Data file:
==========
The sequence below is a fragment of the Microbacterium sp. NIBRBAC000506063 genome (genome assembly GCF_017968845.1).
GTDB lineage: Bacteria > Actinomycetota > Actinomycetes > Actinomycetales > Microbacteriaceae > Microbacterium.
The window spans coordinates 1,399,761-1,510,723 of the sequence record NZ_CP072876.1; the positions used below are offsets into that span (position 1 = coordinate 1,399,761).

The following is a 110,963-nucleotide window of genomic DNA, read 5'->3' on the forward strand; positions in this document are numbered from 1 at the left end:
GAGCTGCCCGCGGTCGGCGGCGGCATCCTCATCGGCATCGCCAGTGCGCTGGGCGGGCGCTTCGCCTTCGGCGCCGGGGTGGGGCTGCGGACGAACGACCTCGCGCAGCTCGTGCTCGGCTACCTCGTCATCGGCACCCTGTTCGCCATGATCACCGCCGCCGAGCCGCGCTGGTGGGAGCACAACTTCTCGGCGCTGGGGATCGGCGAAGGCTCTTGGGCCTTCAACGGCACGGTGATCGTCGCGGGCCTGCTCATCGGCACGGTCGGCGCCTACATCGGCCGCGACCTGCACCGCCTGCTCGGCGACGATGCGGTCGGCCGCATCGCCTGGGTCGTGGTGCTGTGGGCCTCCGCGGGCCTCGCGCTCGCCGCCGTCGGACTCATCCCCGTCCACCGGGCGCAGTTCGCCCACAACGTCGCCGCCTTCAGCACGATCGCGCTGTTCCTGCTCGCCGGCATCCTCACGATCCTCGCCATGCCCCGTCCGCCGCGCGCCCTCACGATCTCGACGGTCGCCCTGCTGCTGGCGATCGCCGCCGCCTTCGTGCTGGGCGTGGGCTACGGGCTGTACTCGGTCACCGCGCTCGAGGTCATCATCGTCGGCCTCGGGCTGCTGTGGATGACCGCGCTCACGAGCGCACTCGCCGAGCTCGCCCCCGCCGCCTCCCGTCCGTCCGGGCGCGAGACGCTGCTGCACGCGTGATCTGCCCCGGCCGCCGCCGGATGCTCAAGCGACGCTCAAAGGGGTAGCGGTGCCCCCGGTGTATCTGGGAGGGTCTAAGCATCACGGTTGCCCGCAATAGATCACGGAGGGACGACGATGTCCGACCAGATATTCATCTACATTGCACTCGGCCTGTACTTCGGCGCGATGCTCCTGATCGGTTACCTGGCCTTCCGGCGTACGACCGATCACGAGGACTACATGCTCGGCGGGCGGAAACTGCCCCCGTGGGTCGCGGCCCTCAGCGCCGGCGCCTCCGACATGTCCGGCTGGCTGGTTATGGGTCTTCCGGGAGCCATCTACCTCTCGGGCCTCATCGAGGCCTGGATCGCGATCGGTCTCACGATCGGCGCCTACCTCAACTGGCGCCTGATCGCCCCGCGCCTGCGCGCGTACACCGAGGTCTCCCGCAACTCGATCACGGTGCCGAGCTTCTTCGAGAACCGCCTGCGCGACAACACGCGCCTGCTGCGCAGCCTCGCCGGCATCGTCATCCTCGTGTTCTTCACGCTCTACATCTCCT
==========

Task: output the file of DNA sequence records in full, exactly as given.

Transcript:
The sequence below is a fragment of the Microbacterium sp. NIBRBAC000506063 genome (genome assembly GCF_017968845.1).
GTDB lineage: Bacteria > Actinomycetota > Actinomycetes > Actinomycetales > Microbacteriaceae > Microbacterium.
The window spans coordinates 1,399,761-1,510,723 of the sequence record NZ_CP072876.1; the positions used below are offsets into that span (position 1 = coordinate 1,399,761).

The following is a 110,963-nucleotide window of genomic DNA, read 5'->3' on the forward strand; positions in this document are numbered from 1 at the left end:
GAGCTGCCCGCGGTCGGCGGCGGCATCCTCATCGGCATCGCCAGTGCGCTGGGCGGGCGCTTCGCCTTCGGCGCCGGGGTGGGGCTGCGGACGAACGACCTCGCGCAGCTCGTGCTCGGCTACCTCGTCATCGGCACCCTGTTCGCCATGATCACCGCCGCCGAGCCGCGCTGGTGGGAGCACAACTTCTCGGCGCTGGGGATCGGCGAAGGCTCTTGGGCCTTCAACGGCACGGTGATCGTCGCGGGCCTGCTCATCGGCACGGTCGGCGCCTACATCGGCCGCGACCTGCACCGCCTGCTCGGCGACGATGCGGTCGGCCGCATCGCCTGGGTCGTGGTGCTGTGGGCCTCCGCGGGCCTCGCGCTCGCCGCCGTCGGACTCATCCCCGTCCACCGGGCGCAGTTCGCCCACAACGTCGCCGCCTTCAGCACGATCGCGCTGTTCCTGCTCGCCGGCATCCTCACGATCCTCGCCATGCCCCGTCCGCCGCGCGCCCTCACGATCTCGACGGTCGCCCTGCTGCTGGCGATCGCCGCCGCCTTCGTGCTGGGCGTGGGCTACGGGCTGTACTCGGTCACCGCGCTCGAGGTCATCATCGTCGGCCTCGGGCTGCTGTGGATGACCGCGCTCACGAGCGCACTCGCCGAGCTCGCCCCCGCCGCCTCCCGTCCGTCCGGGCGCGAGACGCTGCTGCACGCGTGATCTGCCCCGGCCGCCGCCGGATGCTCAAGCGACGCTCAAAGGGGTAGCGGTGCCCCCGGTGTATCTGGGAGGGTCTAAGCATCACGGTTGCCCGCAATAGATCACGGAGGGACGACGATGTCCGACCAGATATTCATCTACATTGCACTCGGCCTGTACTTCGGCGCGATGCTCCTGATCGGTTACCTGGCCTTCCGGCGTACGACCGATCACGAGGACTACATGCTCGGCGGGCGGAAACTGCCCCCGTGGGTCGCGGCCCTCAGCGCCGGCGCCTCCGACATGTCCGGCTGGCTGGTTATGGGTCTTCCGGGAGCCATCTACCTCTCGGGCCTCATCGAGGCCTGGATCGCGATCGGTCTCACGATCGGCGCCTACCTCAACTGGCGCCTGATCGCCCCGCGCCTGCGCGCGTACACCGAGGTCTCCCGCAACTCGATCACGGTGCCGAGCTTCTTCGAGAACCGCCTGCGCGACAACACGCGCCTGCTGCGCAGCCTCGCCGGCATCGTCATCCTCGTGTTCTTCACGCTCTACATCTCCT